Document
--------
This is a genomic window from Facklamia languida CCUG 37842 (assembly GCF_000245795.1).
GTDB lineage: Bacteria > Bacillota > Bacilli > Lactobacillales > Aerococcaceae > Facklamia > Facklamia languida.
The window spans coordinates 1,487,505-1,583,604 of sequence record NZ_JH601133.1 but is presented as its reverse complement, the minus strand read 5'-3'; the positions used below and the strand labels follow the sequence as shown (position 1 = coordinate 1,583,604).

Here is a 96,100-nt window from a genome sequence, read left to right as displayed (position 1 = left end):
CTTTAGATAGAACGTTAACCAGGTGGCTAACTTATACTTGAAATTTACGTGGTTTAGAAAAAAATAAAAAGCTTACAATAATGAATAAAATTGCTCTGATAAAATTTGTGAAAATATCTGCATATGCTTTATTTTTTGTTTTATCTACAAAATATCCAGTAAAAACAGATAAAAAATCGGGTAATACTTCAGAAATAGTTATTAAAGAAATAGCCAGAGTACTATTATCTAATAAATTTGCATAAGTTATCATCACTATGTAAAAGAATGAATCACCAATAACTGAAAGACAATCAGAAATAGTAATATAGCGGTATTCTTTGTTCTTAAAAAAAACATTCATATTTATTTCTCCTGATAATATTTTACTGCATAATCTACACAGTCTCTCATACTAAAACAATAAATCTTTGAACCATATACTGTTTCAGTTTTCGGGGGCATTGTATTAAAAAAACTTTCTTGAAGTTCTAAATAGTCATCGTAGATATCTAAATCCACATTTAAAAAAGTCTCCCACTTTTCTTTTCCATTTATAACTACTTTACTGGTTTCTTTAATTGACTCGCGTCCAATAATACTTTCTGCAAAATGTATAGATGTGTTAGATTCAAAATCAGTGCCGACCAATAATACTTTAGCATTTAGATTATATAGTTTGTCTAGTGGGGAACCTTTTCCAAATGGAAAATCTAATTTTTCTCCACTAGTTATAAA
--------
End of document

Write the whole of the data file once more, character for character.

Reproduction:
This is a genomic window from Facklamia languida CCUG 37842 (assembly GCF_000245795.1).
GTDB lineage: Bacteria > Bacillota > Bacilli > Lactobacillales > Aerococcaceae > Facklamia > Facklamia languida.
The window spans coordinates 1,487,505-1,583,604 of sequence record NZ_JH601133.1 but is presented as its reverse complement, the minus strand read 5'-3'; the positions used below and the strand labels follow the sequence as shown (position 1 = coordinate 1,583,604).

Here is a 96,100-nt window from a genome sequence, read left to right as displayed (position 1 = left end):
CTTTAGATAGAACGTTAACCAGGTGGCTAACTTATACTTGAAATTTACGTGGTTTAGAAAAAAATAAAAAGCTTACAATAATGAATAAAATTGCTCTGATAAAATTTGTGAAAATATCTGCATATGCTTTATTTTTTGTTTTATCTACAAAATATCCAGTAAAAACAGATAAAAAATCGGGTAATACTTCAGAAATAGTTATTAAAGAAATAGCCAGAGTACTATTATCTAATAAATTTGCATAAGTTATCATCACTATGTAAAAGAATGAATCACCAATAACTGAAAGACAATCAGAAATAGTAATATAGCGGTATTCTTTGTTCTTAAAAAAAACATTCATATTTATTTCTCCTGATAATATTTTACTGCATAATCTACACAGTCTCTCATACTAAAACAATAAATCTTTGAACCATATACTGTTTCAGTTTTCGGGGGCATTGTATTAAAAAAACTTTCTTGAAGTTCTAAATAGTCATCGTAGATATCTAAATCCACATTTAAAAAAGTCTCCCACTTTTCTTTTCCATTTATAACTACTTTACTGGTTTCTTTAATTGACTCGCGTCCAATAATACTTTCTGCAAAATGTATAGATGTGTTAGATTCAAAATCAGTGCCGACCAATAATACTTTAGCATTTAGATTATATAGTTTGTCTAGTGGGGAACCTTTTCCAAATGGAAAATCTAATTTTTCTCCACTAGTTATAAA